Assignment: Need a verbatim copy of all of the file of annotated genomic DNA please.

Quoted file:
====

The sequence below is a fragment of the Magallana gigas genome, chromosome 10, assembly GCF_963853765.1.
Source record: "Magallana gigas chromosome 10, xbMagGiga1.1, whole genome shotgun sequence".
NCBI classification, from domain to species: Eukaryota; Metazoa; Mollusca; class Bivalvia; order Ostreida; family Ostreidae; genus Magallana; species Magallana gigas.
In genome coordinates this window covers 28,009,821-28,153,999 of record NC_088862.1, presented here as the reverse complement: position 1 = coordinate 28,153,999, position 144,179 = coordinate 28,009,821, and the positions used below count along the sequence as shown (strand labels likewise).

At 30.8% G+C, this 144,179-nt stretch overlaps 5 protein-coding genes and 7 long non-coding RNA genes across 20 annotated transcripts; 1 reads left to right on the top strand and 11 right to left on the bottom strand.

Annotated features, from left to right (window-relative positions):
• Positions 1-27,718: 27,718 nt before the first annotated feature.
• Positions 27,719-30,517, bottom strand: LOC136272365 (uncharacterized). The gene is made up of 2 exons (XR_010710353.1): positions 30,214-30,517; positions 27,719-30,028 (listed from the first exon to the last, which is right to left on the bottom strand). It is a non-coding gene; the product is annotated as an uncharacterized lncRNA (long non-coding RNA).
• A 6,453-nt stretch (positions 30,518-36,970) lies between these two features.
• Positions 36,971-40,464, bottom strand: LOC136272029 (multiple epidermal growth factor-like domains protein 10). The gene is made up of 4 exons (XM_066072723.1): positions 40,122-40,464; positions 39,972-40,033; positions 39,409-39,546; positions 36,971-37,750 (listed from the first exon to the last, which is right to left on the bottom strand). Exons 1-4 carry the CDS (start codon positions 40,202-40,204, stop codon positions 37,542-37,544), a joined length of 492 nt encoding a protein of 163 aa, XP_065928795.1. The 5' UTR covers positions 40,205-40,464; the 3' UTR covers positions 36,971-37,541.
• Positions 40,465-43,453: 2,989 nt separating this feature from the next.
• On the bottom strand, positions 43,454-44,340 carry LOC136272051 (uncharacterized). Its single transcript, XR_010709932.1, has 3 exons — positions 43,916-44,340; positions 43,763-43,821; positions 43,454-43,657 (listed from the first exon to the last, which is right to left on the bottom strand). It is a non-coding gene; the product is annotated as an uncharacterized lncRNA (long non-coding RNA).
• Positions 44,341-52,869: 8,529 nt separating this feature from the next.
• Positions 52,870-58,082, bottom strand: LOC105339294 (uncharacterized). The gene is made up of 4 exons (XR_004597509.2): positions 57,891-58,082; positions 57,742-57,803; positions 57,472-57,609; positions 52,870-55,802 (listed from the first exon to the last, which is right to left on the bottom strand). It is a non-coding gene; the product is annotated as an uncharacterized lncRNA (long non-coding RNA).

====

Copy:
The sequence below is a fragment of the Magallana gigas genome, chromosome 10, assembly GCF_963853765.1.
Source record: "Magallana gigas chromosome 10, xbMagGiga1.1, whole genome shotgun sequence".
NCBI classification, from domain to species: Eukaryota; Metazoa; Mollusca; class Bivalvia; order Ostreida; family Ostreidae; genus Magallana; species Magallana gigas.
In genome coordinates this window covers 28,009,821-28,153,999 of record NC_088862.1, presented here as the reverse complement: position 1 = coordinate 28,153,999, position 144,179 = coordinate 28,009,821, and the positions used below count along the sequence as shown (strand labels likewise).

At 30.8% G+C, this 144,179-nt stretch overlaps 5 protein-coding genes and 7 long non-coding RNA genes across 20 annotated transcripts; 1 reads left to right on the top strand and 11 right to left on the bottom strand.

Annotated features, from left to right (window-relative positions):
• Positions 1-27,718: 27,718 nt before the first annotated feature.
• Positions 27,719-30,517, bottom strand: LOC136272365 (uncharacterized). The gene is made up of 2 exons (XR_010710353.1): positions 30,214-30,517; positions 27,719-30,028 (listed from the first exon to the last, which is right to left on the bottom strand). It is a non-coding gene; the product is annotated as an uncharacterized lncRNA (long non-coding RNA).
• A 6,453-nt stretch (positions 30,518-36,970) lies between these two features.
• Positions 36,971-40,464, bottom strand: LOC136272029 (multiple epidermal growth factor-like domains protein 10). The gene is made up of 4 exons (XM_066072723.1): positions 40,122-40,464; positions 39,972-40,033; positions 39,409-39,546; positions 36,971-37,750 (listed from the first exon to the last, which is right to left on the bottom strand). Exons 1-4 carry the CDS (start codon positions 40,202-40,204, stop codon positions 37,542-37,544), a joined length of 492 nt encoding a protein of 163 aa, XP_065928795.1. The 5' UTR covers positions 40,205-40,464; the 3' UTR covers positions 36,971-37,541.
• Positions 40,465-43,453: 2,989 nt separating this feature from the next.
• On the bottom strand, positions 43,454-44,340 carry LOC136272051 (uncharacterized). Its single transcript, XR_010709932.1, has 3 exons — positions 43,916-44,340; positions 43,763-43,821; positions 43,454-43,657 (listed from the first exon to the last, which is right to left on the bottom strand). It is a non-coding gene; the product is annotated as an uncharacterized lncRNA (long non-coding RNA).
• Positions 44,341-52,869: 8,529 nt separating this feature from the next.
• Positions 52,870-58,082, bottom strand: LOC105339294 (uncharacterized). The gene is made up of 4 exons (XR_004597509.2): positions 57,891-58,082; positions 57,742-57,803; positions 57,472-57,609; positions 52,870-55,802 (listed from the first exon to the last, which is right to left on the bottom strand). It is a non-coding gene; the product is annotated as an uncharacterized lncRNA (long non-coding RNA).